Should Russia be reinstated without publicly admitting wrongdoing for its state-sponsored doping scheme?
That question has caused ferocious infighting at the World Anti-Doping Agency, the watchdog body tasked with stopping any repeat of the widespread drug use and cover-ups that tarnished a sporting superpower.
WADA’s board is due to vote on the issue on Thursday in the Seychelles. If it votes yes, it might push the International Association of Athletics Federations, which is the world track-and-field body, to welcome back Russia, too.
Russia’s anti-doping agency, RUSADA, was suspended in November, 2015, when a WADA report found top athletes could take banned drugs with near-impunity since RUSADA and the national laboratory would cover for them. Later investigations found evidence that dirty samples were switched for clean ones when Russia hosted the 2014 Winter Olympics in Sochi.
The reinstatement of RUSADA is championed by WADA’s president, Craig Reedie, who has softened two key conditions for Russia, and the move has the tacit backing of the International Olympic Committee.
But despite a recommendation for reinstatement from a key WADA committee, it has provoked anger from other anti-doping figures who feel Russia can’t be trusted to reform without accepting more of the blame.
Athletes on one of WADA’s own commissions, Russian doping whistle-blower Grigory Rodchenkov and WADA vice-president Linda Helleland lead the opposition.
“I am afraid that by opting for the easiest way out, it will ultimately hurt WADA in the future,” said Helleland, a Norwegian politician who is eyeing a bid to replace Reedie as the organization’s president.
On Wednesday, the International Olympic Committee athletes’ commission came out in favour of reinstatement, but that of the IAAF track federation came out against, along with athletes from USA Swimming.
Reedie softened his position on Russia “in the spirit of compromise,” as he wrote to Russian Sports Minister Pavel Kolobkov in June.
That means dropping a demand for Russia to accept a report that accused the state of directing doping, and instead allowing it to accept an IOC document with milder conclusions. Reedie deemed it satisfactory after Kolobkov wrote that he “fully accepted” the IOC report, and Russia won’t be expected to make any public statement or address exactly who in the vast state sports structure was to blame.
Critical of the move toward reinstating RUSADA, whistle-blower Rodchenkov said Russia’s priority is “protecting their top-level apparatchiks who destroyed the Olympic Games in Sochi.”
WADA’s Reedie also accepted Russia can be reinstated without providing some key evidence from the Moscow laboratory at the centre of the allegations. Instead, Russia promises to deliver it only after it’s reinstated.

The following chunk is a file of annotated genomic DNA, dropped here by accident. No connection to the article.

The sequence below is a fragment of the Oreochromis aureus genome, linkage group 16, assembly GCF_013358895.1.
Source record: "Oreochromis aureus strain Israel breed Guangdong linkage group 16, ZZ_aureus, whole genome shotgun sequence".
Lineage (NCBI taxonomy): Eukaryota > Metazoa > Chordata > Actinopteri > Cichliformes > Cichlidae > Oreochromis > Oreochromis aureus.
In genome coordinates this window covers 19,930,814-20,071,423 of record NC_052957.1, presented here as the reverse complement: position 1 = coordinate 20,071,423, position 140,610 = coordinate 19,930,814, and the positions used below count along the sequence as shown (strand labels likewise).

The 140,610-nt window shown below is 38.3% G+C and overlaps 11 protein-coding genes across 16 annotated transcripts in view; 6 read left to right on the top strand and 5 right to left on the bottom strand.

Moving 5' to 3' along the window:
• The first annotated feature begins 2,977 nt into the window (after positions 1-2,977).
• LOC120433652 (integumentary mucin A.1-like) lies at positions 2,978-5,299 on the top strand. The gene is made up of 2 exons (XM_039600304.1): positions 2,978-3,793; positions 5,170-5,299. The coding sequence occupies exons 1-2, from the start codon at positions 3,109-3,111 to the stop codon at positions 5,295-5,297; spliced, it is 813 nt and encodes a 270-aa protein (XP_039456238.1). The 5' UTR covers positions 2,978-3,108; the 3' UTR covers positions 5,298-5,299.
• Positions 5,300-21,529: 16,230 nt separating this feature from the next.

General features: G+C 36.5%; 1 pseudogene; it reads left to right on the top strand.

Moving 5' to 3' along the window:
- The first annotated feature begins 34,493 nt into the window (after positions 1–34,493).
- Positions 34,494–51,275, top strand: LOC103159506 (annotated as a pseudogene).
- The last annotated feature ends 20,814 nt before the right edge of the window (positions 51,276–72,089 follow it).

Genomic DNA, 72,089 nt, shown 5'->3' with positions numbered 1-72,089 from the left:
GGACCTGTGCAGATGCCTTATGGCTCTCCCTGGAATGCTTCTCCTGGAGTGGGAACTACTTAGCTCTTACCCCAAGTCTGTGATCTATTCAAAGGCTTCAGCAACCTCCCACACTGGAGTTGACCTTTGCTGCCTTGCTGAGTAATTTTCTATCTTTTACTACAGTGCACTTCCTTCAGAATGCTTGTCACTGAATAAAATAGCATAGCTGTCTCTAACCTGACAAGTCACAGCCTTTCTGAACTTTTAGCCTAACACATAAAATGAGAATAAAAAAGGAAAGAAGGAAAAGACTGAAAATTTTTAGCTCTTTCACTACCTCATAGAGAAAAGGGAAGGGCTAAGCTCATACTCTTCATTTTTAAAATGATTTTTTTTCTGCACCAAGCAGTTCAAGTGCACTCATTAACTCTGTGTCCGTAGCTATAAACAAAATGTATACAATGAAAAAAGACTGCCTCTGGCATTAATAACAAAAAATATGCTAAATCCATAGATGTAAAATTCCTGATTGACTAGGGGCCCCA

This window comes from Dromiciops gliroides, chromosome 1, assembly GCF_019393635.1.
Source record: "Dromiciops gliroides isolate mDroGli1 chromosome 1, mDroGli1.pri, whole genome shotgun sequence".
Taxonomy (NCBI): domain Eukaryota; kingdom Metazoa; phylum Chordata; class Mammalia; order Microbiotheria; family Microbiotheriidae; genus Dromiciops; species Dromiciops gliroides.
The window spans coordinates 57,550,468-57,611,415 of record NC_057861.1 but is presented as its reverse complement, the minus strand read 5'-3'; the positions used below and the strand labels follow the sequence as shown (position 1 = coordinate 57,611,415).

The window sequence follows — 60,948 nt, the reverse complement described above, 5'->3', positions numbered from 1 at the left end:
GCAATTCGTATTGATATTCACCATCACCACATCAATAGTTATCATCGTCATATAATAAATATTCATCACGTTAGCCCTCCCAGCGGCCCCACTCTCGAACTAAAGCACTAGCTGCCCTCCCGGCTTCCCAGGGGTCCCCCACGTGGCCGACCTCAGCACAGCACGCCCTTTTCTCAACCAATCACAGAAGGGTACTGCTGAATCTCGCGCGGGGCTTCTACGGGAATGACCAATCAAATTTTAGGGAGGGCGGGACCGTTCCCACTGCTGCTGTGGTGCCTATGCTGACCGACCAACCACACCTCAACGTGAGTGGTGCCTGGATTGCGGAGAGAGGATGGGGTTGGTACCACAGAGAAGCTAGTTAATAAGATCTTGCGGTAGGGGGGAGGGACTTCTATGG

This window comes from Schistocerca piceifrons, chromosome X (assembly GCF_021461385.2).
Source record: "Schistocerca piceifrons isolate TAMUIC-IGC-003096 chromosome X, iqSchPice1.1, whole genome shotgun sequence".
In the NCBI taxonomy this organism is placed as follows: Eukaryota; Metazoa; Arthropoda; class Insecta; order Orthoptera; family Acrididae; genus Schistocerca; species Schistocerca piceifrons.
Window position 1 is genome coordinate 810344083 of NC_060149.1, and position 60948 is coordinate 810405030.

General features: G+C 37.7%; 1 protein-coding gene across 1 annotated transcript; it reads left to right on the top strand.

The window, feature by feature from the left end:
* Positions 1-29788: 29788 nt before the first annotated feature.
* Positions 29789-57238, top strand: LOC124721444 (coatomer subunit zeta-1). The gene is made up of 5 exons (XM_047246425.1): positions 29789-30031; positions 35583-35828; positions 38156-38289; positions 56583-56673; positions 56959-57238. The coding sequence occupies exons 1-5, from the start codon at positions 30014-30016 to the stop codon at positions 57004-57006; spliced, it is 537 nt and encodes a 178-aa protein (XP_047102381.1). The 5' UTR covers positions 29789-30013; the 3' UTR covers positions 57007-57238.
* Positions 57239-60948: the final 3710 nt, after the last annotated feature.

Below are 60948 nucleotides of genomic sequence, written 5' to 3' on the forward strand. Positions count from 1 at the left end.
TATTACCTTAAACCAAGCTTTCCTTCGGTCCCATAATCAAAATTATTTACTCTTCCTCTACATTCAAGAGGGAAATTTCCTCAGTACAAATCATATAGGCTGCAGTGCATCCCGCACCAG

Russian law enforcement – and President Vladimir Putin – haven’t changed their argument that the main guilty party was WADA’s star whistle-blower Rodchenkov. Russian law enforcement alleges that he tricked clean Russian athletes into taking drugs for unclear reasons, then faked evidence of abuses at the Sochi Olympics.
Rodchenkov is in hiding in the United States, while other whistle-blowers such as runners Yulia Stepanova and Andrei Dmitriev, have been vilified at home after reporting abuses by teammates. They say they have been forced to leave Russia for their own safety.
Putin ordered his own investigation in 2016 and some Sports Ministry officials, including then-deputy sports minister Yuri Nagornykh, were suspended. However, that investigation never reported any public conclusions and the officials quietly resigned later that year. Vitaly Mutko, who was sports minister during the Sochi Olympics, was swiftly promoted to deputy prime minister.
It’s largely a symbolic battle for RUSADA but could set a precedent in track and field, where Russia has been suspended since 2015. RUSADA’s reinstatement is one of the conditions the IAAF set before it will allow Russia’s team back to full strength, rather than its current neutral status.
That status means Russian track-and-field athletes cannot compete in international competitions under the Russian flag and have to be cleared as independent athletes.
If Russia is listed as compliant, WADA is also likely to drop its recommendation that the country shouldn’t be awarded hosting rights for new competitions. Some major sports have already flouted that measure without any apparent consequences.
The small world of anti-doping officials may be in uproar, but at RUSADA itself all is calm.
A WADA decision last year quietly restored almost all of the agency’s powers without a formal reinstatement since the number of test samples taken in Russia had plummeted. Speaking earlier this month, RUSADA CEO Yuri Ganus said just about the only effects of Russia’s “non-compliant” status were extra monitoring of the agency’s work and problems asking for assistance from foreign agencies.
RUSADA is on track to be among the most active agencies in the world this year after collecting 7,013 in the first eight months of 2018. That’s almost as many as RUSADA did in the run-up to the Sochi Olympics, when it’s accused of routinely “saving” dopers.
WADA says this time the Russian doping test results can be trusted.
Source: ASSOCIATED PRESS